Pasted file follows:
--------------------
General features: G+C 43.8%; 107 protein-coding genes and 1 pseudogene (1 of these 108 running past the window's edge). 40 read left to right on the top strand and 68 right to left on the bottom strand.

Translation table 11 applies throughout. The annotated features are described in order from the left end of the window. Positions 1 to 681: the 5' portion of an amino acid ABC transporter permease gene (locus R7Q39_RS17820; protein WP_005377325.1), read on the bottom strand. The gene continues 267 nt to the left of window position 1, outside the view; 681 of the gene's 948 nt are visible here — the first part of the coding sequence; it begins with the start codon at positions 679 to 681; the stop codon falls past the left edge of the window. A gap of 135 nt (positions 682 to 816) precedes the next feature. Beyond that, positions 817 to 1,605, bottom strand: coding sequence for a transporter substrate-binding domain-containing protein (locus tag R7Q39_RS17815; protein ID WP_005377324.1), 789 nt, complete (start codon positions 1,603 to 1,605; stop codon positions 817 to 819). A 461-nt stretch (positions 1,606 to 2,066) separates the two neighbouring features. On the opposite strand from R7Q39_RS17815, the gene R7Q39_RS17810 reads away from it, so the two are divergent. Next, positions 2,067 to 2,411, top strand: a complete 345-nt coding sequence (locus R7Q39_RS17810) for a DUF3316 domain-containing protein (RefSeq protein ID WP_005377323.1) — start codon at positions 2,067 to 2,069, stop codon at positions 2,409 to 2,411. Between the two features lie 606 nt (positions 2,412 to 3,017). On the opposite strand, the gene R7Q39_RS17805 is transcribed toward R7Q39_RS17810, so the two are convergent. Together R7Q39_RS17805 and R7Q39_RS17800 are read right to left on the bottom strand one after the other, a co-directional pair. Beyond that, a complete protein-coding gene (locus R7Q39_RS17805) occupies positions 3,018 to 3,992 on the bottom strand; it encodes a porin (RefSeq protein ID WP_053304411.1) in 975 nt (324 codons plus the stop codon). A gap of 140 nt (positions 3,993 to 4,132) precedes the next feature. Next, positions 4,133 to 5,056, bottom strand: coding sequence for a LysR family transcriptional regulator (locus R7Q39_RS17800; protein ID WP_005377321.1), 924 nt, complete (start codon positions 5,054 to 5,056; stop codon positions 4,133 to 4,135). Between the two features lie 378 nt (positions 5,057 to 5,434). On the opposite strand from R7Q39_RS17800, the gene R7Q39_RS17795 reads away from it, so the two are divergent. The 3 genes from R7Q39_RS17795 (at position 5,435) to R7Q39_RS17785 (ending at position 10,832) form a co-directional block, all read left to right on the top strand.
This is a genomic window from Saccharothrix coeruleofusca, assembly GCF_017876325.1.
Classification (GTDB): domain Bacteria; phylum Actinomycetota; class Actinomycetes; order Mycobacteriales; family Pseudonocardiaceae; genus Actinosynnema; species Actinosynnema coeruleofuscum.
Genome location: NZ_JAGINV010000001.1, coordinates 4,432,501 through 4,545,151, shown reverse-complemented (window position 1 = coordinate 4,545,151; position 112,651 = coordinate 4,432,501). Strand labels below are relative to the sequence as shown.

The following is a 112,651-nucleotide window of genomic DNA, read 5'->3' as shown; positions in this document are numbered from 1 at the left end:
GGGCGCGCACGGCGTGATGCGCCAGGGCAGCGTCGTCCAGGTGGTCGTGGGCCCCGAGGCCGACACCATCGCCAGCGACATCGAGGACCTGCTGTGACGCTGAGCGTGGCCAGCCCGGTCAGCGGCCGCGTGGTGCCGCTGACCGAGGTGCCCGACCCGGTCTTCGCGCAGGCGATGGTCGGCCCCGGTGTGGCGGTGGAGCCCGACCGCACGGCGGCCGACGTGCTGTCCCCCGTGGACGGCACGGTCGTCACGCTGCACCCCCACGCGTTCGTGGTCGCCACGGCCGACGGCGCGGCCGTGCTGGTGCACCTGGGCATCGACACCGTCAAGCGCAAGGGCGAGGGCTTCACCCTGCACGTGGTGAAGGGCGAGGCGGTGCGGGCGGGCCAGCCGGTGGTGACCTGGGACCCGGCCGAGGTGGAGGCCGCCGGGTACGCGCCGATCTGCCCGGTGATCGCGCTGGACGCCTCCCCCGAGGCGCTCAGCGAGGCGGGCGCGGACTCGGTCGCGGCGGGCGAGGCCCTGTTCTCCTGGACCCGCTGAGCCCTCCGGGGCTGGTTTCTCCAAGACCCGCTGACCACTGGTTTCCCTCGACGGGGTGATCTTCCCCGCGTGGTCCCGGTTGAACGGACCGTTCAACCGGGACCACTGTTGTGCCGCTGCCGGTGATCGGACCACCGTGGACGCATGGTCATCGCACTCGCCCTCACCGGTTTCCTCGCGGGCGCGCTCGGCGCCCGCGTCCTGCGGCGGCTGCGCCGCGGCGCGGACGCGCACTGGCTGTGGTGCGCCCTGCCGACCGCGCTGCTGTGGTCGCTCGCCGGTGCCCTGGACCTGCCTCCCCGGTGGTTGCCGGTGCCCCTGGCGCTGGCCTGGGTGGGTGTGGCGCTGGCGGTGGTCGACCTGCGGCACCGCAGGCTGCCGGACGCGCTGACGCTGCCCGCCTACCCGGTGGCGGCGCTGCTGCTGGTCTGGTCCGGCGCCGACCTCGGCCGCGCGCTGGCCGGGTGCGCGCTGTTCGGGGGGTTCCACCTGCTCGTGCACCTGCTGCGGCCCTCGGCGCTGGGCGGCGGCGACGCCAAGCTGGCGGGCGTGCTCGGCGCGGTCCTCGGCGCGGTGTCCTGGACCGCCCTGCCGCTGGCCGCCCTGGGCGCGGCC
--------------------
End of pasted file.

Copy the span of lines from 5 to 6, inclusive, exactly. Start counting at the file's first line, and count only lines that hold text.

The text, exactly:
Genome location: NZ_JAGINV010000001.1, coordinates 4,432,501 through 4,545,151, shown reverse-complemented (window position 1 = coordinate 4,545,151; position 112,651 = coordinate 4,432,501). Strand labels below are relative to the sequence as shown.

The following is a 112,651-nucleotide window of genomic DNA, read 5'->3' as shown; positions in this document are numbered from 1 at the left end: